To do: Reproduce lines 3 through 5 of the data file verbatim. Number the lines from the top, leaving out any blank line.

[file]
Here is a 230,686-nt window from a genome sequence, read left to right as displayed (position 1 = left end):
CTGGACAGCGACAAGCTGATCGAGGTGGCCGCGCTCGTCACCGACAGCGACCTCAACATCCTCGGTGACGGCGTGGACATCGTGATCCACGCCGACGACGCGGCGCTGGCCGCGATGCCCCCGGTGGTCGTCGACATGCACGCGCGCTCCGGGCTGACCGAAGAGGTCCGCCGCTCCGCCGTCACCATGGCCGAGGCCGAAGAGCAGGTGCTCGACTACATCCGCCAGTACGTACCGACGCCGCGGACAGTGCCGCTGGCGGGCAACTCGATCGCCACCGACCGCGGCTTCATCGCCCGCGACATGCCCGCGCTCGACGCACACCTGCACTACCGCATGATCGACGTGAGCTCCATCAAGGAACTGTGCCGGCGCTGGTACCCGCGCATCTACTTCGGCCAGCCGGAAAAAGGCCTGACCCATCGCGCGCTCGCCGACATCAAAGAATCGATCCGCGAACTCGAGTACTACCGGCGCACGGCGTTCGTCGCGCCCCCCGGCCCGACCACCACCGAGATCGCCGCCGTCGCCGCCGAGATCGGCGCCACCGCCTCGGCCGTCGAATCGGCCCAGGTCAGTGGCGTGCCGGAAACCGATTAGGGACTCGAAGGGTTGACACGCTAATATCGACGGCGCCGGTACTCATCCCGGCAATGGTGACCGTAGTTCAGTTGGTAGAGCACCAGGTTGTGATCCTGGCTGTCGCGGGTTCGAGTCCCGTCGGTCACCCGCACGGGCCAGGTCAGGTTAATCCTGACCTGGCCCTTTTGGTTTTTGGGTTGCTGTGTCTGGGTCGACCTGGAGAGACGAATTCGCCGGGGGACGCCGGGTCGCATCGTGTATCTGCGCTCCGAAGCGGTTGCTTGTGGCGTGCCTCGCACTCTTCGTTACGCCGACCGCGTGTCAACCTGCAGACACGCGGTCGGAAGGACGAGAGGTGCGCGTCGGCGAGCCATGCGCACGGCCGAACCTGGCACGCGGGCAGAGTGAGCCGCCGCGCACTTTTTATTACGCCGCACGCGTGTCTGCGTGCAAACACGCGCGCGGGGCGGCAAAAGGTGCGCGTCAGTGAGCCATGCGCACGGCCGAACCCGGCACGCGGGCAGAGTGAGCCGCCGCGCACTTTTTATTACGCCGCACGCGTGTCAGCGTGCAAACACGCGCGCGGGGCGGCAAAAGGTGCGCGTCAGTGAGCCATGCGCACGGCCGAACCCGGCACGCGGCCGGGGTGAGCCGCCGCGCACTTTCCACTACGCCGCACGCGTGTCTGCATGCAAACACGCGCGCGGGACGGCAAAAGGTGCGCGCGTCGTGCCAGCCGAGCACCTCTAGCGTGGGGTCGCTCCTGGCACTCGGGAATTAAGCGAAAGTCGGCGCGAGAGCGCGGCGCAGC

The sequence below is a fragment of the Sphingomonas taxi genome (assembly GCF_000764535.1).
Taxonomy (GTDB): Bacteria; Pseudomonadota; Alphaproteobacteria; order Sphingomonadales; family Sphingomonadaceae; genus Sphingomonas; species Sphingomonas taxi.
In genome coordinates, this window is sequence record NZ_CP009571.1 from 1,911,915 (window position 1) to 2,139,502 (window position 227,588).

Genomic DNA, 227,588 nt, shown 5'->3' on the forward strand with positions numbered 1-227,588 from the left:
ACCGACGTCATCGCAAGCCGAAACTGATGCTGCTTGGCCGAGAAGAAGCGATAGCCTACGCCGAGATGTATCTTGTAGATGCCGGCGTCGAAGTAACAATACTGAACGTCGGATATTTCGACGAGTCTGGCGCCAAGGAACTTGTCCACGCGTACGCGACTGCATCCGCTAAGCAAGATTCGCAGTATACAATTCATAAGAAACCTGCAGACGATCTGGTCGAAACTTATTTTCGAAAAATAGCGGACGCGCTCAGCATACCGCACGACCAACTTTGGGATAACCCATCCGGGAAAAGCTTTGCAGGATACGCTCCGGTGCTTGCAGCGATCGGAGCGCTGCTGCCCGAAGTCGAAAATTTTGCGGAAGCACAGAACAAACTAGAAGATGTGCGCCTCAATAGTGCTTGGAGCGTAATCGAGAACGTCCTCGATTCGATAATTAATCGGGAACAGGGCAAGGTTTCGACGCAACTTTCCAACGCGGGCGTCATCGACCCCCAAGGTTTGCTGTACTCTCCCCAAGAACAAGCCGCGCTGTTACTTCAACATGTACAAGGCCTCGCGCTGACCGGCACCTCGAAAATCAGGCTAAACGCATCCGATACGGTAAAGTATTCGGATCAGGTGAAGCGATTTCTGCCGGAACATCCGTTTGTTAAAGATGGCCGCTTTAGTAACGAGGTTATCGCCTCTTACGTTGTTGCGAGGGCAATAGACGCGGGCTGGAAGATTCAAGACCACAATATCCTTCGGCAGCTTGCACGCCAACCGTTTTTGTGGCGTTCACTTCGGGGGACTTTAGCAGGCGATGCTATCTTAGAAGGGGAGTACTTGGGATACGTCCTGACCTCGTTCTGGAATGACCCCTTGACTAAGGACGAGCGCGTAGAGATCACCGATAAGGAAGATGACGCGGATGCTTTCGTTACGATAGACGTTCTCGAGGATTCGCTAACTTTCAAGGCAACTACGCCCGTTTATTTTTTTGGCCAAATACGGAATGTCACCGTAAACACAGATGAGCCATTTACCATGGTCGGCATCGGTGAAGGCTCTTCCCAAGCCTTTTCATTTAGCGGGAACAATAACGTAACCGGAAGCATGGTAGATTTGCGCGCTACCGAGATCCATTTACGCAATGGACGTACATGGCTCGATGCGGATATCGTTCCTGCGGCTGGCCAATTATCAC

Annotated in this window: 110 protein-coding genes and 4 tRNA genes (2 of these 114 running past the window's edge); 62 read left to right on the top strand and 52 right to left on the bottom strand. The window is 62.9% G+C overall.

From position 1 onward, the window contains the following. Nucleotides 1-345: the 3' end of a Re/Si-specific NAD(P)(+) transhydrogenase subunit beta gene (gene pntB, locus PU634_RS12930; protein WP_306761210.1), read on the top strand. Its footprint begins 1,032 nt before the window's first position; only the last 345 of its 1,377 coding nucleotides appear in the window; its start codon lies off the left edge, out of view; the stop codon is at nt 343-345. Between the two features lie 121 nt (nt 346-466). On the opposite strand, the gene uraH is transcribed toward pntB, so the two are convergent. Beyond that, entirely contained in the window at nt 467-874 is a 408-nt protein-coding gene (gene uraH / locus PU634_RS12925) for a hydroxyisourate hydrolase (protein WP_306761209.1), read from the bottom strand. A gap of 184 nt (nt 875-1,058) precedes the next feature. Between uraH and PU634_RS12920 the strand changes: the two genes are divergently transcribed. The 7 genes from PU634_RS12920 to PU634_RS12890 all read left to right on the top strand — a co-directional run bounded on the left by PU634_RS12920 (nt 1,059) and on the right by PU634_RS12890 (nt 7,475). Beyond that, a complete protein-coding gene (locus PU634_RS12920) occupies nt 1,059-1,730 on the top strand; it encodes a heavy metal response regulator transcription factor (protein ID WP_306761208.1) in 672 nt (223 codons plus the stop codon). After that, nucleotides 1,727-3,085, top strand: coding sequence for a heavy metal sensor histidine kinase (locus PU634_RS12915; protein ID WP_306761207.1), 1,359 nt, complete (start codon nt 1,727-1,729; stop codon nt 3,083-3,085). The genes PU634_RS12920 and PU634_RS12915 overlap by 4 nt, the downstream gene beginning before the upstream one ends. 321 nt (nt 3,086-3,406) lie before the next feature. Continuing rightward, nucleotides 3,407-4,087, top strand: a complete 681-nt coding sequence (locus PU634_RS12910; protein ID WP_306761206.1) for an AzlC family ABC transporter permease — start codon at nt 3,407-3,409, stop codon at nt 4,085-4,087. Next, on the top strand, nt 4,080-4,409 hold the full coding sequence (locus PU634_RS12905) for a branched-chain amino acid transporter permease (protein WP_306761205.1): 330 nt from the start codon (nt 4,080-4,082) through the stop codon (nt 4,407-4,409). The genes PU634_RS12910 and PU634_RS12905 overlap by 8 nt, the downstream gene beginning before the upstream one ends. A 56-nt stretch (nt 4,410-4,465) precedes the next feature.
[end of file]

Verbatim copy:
The sequence below is a fragment of the Sphingomonas taxi genome (assembly GCF_000764535.1).
Taxonomy (GTDB): Bacteria; Pseudomonadota; Alphaproteobacteria; order Sphingomonadales; family Sphingomonadaceae; genus Sphingomonas; species Sphingomonas taxi.
In genome coordinates, this window is sequence record NZ_CP009571.1 from 1,911,915 (window position 1) to 2,139,502 (window position 227,588).